clock menu more-arrow no yes mobile

Filed under:

Premier League projections and power rankings, Week 16: It gets really really bad

Two huge matches this last weekend had the expected large effects on the projected races. The two leading title contenders, Arsenal and Manchester City, met at the Etihad, while what were previously the two clubs most closely battling for fourth place met at White Hart Lane. And we know how that turned out.

Paul Gilham

If you wanted to create the theoretical match that had the largest possible impact on the projected table, here's where you'd start. You'd want two clubs who were competing for the same goal, say a top four place. That way the outcome of the match is a "real six-pointer," where the points taken by one club are directly snatched off the other. You'd want two clubs who are both in the range of 40% to 60% to finish 4th, so that there's as much room as possible for one to improve in the projections and the other to lose ground. If a club is just on 10%, they can't lose much. Then you'd want the game to be a massive, historic blowout, so that the winning team doesn't just gain three points, they also hugely improve their projection overall. And vice versa. To put a cherry on top of this, you'd finally want the blowout to happen on the home pitch of the side blown out, just to make the effects that much greater.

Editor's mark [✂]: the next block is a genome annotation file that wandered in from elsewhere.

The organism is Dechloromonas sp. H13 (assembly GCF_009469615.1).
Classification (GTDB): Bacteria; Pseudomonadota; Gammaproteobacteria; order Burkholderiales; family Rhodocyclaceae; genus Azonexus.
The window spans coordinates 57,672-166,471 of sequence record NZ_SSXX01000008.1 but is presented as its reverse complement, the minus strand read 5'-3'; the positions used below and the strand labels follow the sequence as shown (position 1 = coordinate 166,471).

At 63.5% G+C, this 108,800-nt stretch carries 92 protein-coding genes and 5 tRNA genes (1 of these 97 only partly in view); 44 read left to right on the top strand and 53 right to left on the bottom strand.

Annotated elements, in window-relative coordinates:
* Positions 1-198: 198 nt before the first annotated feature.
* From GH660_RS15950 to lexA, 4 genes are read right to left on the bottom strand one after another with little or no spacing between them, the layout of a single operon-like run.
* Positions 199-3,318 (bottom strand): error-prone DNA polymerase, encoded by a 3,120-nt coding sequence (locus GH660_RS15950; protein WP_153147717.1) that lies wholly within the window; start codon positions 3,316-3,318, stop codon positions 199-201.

What I'm saying is, I don't think it would be possible for a game to affect the projections any more than did Tottenham Hotspur's home loss to Liverpool this weekend. It was the perfect storm. You may not want to see the stats, but they were about as bad as stats can be. For terminology and shot quality methodology, see my Shot Matrix articles and the links within.

Club xG DZ S DZ SoT Wide S Wide SoT SoB SoBoT
Liverpool 3.1 11 5 2 2 7 3
Tottenham 0.3 4 0 3 0 2 0

Fun fact. Spurs four Danger Zone shots overrates our attacking performance by quite a bit, because two of the four were headers off crosses from Zone 3, which are barely any better in expectation than shots from outside the box. For Liverpool, by contrast, both of their shots from wide in the box were assisted by through-balls, which means they were as good or better than a typical shot from central positions in the box. The Reds also had a shot off a through-ball from the central area of the box, which is pure gold.

This is all prologue to the projected table, which as I said has changed a lot from last week. Let's get to it, it can't look any worse than the game data table above.

Projections and Power Rankings

Do remember that because of rounding, not all the numbers necessarily add up quite right.

Club W D L Pts GD Team+ Top4% ΔT4 Rel% ΔRel Title% ΔTitle 5th